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The Major League Baseball playoffs this year are weird. With a brand new structure, it's evident that MLB is still working through the some kinks.

As just about everyone is aware, the new format hosts six clubs per league: the three division winners and the next three best Wild Card teams. The top two division winners get 'byes' to the Division Series, at which point the playoffs are structured as they have been for the last three decades.

However, the four remaining seeds play a three-game Wild Card round, with all contests at the higher seed's venue. As the standings currently sit, the third division winner automatically becomes the three seed, and the top Wild Card team becomes the four seed, the host of the second first round series.

Thus, a problem comes into effect when the third division winner is markedly worse than the top Wild Card team. Naturally, the NL Central-leading St. Louis Cardinals trail the NL Wild Card-leading Atlanta Braves by eight games in the win column.

That means the other clubs fighting for the fifth Wild Card seed are playing for the privilege to face a much more difficult opponent in the first round of the playoffs with no home games.

The problem is further complicated by the fact that MLB does not re-seed the playoffs after the first round. Whoever wins the series between the three and six seed plays the NL's number two seed, currently occupied by the New York Mets. The winner of the four- and five-seed series play the NL's number one seed, the Los Angeles Dodgers.

Finishing in the second Wild Card may be a death sentence for the Philadelphia Phillies. Their route through the NLCS would be blocked by MLB's fifth-best team and MLB's best team.

However, finishing in the sixth seed would mean the Phillies' route is blocked by MLB's seventh-best team and MLB's second-best team.

The drop off in quality from Braves and Dodgers to Cardinals and Mets is significant, but what can the Phillies do about making sure they face easier opposition?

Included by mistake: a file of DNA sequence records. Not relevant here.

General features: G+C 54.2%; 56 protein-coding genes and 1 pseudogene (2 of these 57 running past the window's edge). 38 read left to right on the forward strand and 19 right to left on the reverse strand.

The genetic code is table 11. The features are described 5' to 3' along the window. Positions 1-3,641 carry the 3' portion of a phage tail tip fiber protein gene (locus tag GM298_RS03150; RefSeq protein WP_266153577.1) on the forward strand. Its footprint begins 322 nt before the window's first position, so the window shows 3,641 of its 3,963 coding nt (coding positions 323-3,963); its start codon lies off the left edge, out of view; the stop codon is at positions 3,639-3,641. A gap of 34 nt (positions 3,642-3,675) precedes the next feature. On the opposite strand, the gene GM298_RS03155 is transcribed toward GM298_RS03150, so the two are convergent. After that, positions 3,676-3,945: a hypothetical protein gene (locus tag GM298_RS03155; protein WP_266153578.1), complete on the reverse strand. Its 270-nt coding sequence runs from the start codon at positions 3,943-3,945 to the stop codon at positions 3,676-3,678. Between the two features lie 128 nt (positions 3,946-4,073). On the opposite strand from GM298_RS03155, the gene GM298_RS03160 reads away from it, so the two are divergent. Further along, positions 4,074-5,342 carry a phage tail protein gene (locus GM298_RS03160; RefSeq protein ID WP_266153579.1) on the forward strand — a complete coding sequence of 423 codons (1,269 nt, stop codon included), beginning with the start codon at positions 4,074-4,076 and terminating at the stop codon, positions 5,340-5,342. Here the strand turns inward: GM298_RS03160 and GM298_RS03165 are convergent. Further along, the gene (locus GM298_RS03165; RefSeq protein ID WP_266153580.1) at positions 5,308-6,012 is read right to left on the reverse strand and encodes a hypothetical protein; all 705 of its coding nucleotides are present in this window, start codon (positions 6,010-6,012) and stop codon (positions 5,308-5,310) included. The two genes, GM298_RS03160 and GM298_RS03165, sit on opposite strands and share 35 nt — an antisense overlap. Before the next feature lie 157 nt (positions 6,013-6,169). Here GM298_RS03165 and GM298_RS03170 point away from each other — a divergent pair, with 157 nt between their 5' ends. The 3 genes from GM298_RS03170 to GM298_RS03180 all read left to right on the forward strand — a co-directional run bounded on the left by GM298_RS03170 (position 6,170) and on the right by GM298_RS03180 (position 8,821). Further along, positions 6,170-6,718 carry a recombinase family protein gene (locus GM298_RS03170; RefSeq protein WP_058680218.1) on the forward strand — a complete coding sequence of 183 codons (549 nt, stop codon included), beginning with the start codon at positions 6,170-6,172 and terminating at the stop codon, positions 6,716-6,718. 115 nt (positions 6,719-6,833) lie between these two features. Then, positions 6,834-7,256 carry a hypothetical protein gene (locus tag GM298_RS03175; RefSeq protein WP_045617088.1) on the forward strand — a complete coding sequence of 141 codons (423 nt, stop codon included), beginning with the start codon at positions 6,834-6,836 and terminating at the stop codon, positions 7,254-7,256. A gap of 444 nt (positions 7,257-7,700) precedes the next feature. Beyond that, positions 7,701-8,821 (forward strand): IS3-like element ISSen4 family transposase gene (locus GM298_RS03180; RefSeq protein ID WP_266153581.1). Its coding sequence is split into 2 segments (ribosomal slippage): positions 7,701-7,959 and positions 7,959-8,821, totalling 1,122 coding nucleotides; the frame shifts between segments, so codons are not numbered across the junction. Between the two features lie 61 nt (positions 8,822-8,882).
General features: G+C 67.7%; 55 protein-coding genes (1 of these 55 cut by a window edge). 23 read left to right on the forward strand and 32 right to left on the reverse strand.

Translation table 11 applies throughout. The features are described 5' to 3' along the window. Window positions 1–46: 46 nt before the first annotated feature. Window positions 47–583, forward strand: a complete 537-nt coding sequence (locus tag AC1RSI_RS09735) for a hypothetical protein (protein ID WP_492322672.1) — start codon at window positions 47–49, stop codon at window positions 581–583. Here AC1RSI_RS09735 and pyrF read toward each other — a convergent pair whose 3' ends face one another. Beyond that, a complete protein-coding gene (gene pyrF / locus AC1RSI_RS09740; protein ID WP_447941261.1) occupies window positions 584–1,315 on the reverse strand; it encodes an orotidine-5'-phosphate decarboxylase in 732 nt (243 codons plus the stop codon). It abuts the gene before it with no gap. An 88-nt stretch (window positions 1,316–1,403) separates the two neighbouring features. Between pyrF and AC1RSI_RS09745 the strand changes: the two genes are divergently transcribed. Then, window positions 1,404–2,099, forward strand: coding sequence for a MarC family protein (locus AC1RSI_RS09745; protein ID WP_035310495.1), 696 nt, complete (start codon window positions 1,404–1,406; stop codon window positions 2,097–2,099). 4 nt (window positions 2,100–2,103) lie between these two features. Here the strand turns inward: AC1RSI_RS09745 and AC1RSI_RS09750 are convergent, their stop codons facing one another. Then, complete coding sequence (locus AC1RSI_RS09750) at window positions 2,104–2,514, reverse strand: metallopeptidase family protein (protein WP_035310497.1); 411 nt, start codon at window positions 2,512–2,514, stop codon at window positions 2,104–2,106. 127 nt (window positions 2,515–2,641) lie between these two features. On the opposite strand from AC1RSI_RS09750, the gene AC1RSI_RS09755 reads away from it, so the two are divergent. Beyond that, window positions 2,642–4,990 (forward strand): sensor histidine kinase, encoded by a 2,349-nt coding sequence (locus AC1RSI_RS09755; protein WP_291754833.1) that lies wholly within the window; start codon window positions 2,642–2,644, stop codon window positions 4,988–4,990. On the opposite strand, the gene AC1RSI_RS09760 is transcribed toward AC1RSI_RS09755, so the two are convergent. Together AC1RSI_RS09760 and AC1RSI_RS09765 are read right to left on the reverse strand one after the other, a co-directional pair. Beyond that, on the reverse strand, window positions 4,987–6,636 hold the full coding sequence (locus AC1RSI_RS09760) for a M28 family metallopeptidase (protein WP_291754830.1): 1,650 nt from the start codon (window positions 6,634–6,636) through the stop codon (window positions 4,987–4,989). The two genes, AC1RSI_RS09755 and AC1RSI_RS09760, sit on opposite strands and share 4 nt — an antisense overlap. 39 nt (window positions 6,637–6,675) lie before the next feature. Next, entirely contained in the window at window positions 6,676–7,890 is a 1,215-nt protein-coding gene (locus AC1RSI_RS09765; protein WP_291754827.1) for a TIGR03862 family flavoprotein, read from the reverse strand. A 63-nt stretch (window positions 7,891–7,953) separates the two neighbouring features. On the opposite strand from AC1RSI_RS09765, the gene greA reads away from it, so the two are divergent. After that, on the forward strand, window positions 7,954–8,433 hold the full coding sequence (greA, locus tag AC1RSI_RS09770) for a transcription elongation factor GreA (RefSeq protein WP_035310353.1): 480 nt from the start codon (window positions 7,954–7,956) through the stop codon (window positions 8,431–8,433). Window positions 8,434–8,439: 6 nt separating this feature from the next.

Manager Rob Thomson can't tell the Phillies players to try less, they're still looking to catch the Atlanta Braves in the first Wild Card seed, despite being six and a half games back.

The Phillies are in a lose-lose situation. They can't field a worse team and try to remain in the sixth seed. Including the organization malpractice that would occur, it would send a horrible message to the players. And when the club does try to win every game they can, it becomes all the more likely the Phillies will have a tougher road to the World Series than any other playoff team in baseball, despite finishing with a better record than other postseason opposition.

There is a remedy to this problem, one MLB can't do anything about in 2022, but perhaps they can do something in 2023.

Both National League and American League must switch back to a two-divisional system.

With only two clubs per league receiving 'byes,' it doesn't make sense to have three divisions. In this format, both division winners will receive a free pass to the NLDS as a reward for topping their division, while the four runner-ups receive Wild Card berths and are re-seeded after the first round.

This would solve the issue of clubs playing for worse position in both the first and second round, and with MLB moving to a more balanced schedule for 2023, one less focused on division opposition, perhaps a realignment is already in the cards.

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